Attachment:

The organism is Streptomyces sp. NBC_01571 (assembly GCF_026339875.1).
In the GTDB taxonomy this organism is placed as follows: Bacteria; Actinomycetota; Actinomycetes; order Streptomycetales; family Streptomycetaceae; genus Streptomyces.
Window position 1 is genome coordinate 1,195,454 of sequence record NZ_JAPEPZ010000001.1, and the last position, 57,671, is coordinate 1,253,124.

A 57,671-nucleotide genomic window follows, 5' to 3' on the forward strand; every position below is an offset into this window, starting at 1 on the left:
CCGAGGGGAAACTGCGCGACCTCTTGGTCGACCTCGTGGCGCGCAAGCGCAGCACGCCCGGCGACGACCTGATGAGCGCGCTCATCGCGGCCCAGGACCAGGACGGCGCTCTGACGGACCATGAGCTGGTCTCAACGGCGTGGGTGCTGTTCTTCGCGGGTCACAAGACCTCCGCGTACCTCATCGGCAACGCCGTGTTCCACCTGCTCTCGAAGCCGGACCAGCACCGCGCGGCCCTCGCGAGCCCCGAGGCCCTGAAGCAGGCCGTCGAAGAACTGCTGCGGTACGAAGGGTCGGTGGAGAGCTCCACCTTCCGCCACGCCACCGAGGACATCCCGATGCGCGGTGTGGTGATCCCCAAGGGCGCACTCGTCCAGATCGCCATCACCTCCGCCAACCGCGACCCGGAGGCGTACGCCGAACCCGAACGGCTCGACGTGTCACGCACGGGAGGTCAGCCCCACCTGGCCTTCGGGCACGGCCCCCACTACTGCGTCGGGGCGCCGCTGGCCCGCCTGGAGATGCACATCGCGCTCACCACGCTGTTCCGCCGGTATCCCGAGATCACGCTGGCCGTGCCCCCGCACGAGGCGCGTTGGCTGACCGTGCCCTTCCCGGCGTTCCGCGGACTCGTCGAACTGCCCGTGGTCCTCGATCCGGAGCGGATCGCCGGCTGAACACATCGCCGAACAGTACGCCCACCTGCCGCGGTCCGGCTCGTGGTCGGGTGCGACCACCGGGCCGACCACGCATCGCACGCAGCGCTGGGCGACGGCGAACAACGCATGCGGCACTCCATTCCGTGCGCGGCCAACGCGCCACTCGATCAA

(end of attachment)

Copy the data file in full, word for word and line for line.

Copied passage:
The organism is Streptomyces sp. NBC_01571 (assembly GCF_026339875.1).
In the GTDB taxonomy this organism is placed as follows: Bacteria; Actinomycetota; Actinomycetes; order Streptomycetales; family Streptomycetaceae; genus Streptomyces.
Window position 1 is genome coordinate 1,195,454 of sequence record NZ_JAPEPZ010000001.1, and the last position, 57,671, is coordinate 1,253,124.

A 57,671-nucleotide genomic window follows, 5' to 3' on the forward strand; every position below is an offset into this window, starting at 1 on the left:
CCGAGGGGAAACTGCGCGACCTCTTGGTCGACCTCGTGGCGCGCAAGCGCAGCACGCCCGGCGACGACCTGATGAGCGCGCTCATCGCGGCCCAGGACCAGGACGGCGCTCTGACGGACCATGAGCTGGTCTCAACGGCGTGGGTGCTGTTCTTCGCGGGTCACAAGACCTCCGCGTACCTCATCGGCAACGCCGTGTTCCACCTGCTCTCGAAGCCGGACCAGCACCGCGCGGCCCTCGCGAGCCCCGAGGCCCTGAAGCAGGCCGTCGAAGAACTGCTGCGGTACGAAGGGTCGGTGGAGAGCTCCACCTTCCGCCACGCCACCGAGGACATCCCGATGCGCGGTGTGGTGATCCCCAAGGGCGCACTCGTCCAGATCGCCATCACCTCCGCCAACCGCGACCCGGAGGCGTACGCCGAACCCGAACGGCTCGACGTGTCACGCACGGGAGGTCAGCCCCACCTGGCCTTCGGGCACGGCCCCCACTACTGCGTCGGGGCGCCGCTGGCCCGCCTGGAGATGCACATCGCGCTCACCACGCTGTTCCGCCGGTATCCCGAGATCACGCTGGCCGTGCCCCCGCACGAGGCGCGTTGGCTGACCGTGCCCTTCCCGGCGTTCCGCGGACTCGTCGAACTGCCCGTGGTCCTCGATCCGGAGCGGATCGCCGGCTGAACACATCGCCGAACAGTACGCCCACCTGCCGCGGTCCGGCTCGTGGTCGGGTGCGACCACCGGGCCGACCACGCATCGCACGCAGCGCTGGGCGACGGCGAACAACGCATGCGGCACTCCATTCCGTGCGCGGCCAACGCGCCACTCGATCAA